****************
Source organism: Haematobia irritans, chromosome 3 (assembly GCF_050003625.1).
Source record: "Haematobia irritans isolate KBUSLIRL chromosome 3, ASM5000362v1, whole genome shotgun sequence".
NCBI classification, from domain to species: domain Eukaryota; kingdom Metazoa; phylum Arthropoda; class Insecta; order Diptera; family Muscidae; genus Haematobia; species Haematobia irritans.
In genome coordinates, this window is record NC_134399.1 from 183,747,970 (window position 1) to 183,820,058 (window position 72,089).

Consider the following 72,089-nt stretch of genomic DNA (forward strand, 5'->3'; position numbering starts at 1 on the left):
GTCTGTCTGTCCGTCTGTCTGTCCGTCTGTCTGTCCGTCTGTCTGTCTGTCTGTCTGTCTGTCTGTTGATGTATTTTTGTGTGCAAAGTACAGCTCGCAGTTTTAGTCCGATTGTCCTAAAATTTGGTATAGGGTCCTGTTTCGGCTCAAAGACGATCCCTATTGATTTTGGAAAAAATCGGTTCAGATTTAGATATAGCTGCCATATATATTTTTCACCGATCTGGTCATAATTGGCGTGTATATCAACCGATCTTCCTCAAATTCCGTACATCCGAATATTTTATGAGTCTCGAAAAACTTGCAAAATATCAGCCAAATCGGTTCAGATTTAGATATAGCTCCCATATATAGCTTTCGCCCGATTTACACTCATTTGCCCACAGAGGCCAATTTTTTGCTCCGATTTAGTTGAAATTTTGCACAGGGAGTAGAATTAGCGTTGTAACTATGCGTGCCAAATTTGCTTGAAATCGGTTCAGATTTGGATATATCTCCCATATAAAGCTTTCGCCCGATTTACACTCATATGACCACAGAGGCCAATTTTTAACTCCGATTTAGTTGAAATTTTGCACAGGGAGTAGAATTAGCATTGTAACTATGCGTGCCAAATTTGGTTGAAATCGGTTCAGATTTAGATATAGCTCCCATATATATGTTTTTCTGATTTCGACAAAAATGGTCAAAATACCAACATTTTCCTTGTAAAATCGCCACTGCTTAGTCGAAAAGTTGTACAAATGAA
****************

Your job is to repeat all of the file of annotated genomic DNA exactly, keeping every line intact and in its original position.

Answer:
Source organism: Haematobia irritans, chromosome 3 (assembly GCF_050003625.1).
Source record: "Haematobia irritans isolate KBUSLIRL chromosome 3, ASM5000362v1, whole genome shotgun sequence".
NCBI classification, from domain to species: domain Eukaryota; kingdom Metazoa; phylum Arthropoda; class Insecta; order Diptera; family Muscidae; genus Haematobia; species Haematobia irritans.
In genome coordinates, this window is record NC_134399.1 from 183,747,970 (window position 1) to 183,820,058 (window position 72,089).

Consider the following 72,089-nt stretch of genomic DNA (forward strand, 5'->3'; position numbering starts at 1 on the left):
GTCTGTCTGTCCGTCTGTCTGTCCGTCTGTCTGTCCGTCTGTCTGTCTGTCTGTCTGTCTGTCTGTTGATGTATTTTTGTGTGCAAAGTACAGCTCGCAGTTTTAGTCCGATTGTCCTAAAATTTGGTATAGGGTCCTGTTTCGGCTCAAAGACGATCCCTATTGATTTTGGAAAAAATCGGTTCAGATTTAGATATAGCTGCCATATATATTTTTCACCGATCTGGTCATAATTGGCGTGTATATCAACCGATCTTCCTCAAATTCCGTACATCCGAATATTTTATGAGTCTCGAAAAACTTGCAAAATATCAGCCAAATCGGTTCAGATTTAGATATAGCTCCCATATATAGCTTTCGCCCGATTTACACTCATTTGCCCACAGAGGCCAATTTTTTGCTCCGATTTAGTTGAAATTTTGCACAGGGAGTAGAATTAGCGTTGTAACTATGCGTGCCAAATTTGCTTGAAATCGGTTCAGATTTGGATATATCTCCCATATAAAGCTTTCGCCCGATTTACACTCATATGACCACAGAGGCCAATTTTTAACTCCGATTTAGTTGAAATTTTGCACAGGGAGTAGAATTAGCATTGTAACTATGCGTGCCAAATTTGGTTGAAATCGGTTCAGATTTAGATATAGCTCCCATATATATGTTTTTCTGATTTCGACAAAAATGGTCAAAATACCAACATTTTCCTTGTAAAATCGCCACTGCTTAGTCGAAAAGTTGTACAAATGAA